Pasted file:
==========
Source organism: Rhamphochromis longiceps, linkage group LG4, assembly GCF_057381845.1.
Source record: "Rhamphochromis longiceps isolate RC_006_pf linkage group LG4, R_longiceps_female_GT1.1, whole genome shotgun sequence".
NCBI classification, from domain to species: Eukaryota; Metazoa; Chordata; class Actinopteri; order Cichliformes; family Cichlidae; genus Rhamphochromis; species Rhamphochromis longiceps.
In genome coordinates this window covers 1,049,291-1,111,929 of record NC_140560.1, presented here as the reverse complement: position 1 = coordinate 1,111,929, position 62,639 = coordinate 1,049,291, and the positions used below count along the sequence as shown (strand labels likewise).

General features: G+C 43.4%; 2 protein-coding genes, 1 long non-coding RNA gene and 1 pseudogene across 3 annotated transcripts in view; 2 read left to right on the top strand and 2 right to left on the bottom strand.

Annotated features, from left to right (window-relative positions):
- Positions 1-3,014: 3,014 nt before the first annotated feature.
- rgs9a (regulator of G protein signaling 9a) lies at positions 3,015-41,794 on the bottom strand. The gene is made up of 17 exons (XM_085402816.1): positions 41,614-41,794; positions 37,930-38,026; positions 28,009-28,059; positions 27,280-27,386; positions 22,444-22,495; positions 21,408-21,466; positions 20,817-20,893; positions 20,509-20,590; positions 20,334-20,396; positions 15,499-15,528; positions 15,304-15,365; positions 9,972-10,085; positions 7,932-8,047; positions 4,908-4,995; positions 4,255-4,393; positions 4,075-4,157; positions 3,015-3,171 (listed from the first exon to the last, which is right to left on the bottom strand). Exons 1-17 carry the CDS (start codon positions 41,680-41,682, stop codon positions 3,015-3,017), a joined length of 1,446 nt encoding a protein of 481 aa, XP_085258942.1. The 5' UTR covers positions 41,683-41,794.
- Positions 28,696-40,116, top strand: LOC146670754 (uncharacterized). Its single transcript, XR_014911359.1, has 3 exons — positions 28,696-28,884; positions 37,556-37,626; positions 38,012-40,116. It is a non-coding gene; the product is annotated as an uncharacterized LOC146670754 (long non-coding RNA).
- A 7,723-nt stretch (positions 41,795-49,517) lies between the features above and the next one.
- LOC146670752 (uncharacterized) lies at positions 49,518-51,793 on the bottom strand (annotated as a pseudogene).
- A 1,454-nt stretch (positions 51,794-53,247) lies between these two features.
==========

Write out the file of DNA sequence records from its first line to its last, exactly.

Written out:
Source organism: Rhamphochromis longiceps, linkage group LG4, assembly GCF_057381845.1.
Source record: "Rhamphochromis longiceps isolate RC_006_pf linkage group LG4, R_longiceps_female_GT1.1, whole genome shotgun sequence".
NCBI classification, from domain to species: Eukaryota; Metazoa; Chordata; class Actinopteri; order Cichliformes; family Cichlidae; genus Rhamphochromis; species Rhamphochromis longiceps.
In genome coordinates this window covers 1,049,291-1,111,929 of record NC_140560.1, presented here as the reverse complement: position 1 = coordinate 1,111,929, position 62,639 = coordinate 1,049,291, and the positions used below count along the sequence as shown (strand labels likewise).

General features: G+C 43.4%; 2 protein-coding genes, 1 long non-coding RNA gene and 1 pseudogene across 3 annotated transcripts in view; 2 read left to right on the top strand and 2 right to left on the bottom strand.

Annotated features, from left to right (window-relative positions):
- Positions 1-3,014: 3,014 nt before the first annotated feature.
- rgs9a (regulator of G protein signaling 9a) lies at positions 3,015-41,794 on the bottom strand. The gene is made up of 17 exons (XM_085402816.1): positions 41,614-41,794; positions 37,930-38,026; positions 28,009-28,059; positions 27,280-27,386; positions 22,444-22,495; positions 21,408-21,466; positions 20,817-20,893; positions 20,509-20,590; positions 20,334-20,396; positions 15,499-15,528; positions 15,304-15,365; positions 9,972-10,085; positions 7,932-8,047; positions 4,908-4,995; positions 4,255-4,393; positions 4,075-4,157; positions 3,015-3,171 (listed from the first exon to the last, which is right to left on the bottom strand). Exons 1-17 carry the CDS (start codon positions 41,680-41,682, stop codon positions 3,015-3,017), a joined length of 1,446 nt encoding a protein of 481 aa, XP_085258942.1. The 5' UTR covers positions 41,683-41,794.
- Positions 28,696-40,116, top strand: LOC146670754 (uncharacterized). Its single transcript, XR_014911359.1, has 3 exons — positions 28,696-28,884; positions 37,556-37,626; positions 38,012-40,116. It is a non-coding gene; the product is annotated as an uncharacterized LOC146670754 (long non-coding RNA).
- A 7,723-nt stretch (positions 41,795-49,517) lies between the features above and the next one.
- LOC146670752 (uncharacterized) lies at positions 49,518-51,793 on the bottom strand (annotated as a pseudogene).
- A 1,454-nt stretch (positions 51,794-53,247) lies between these two features.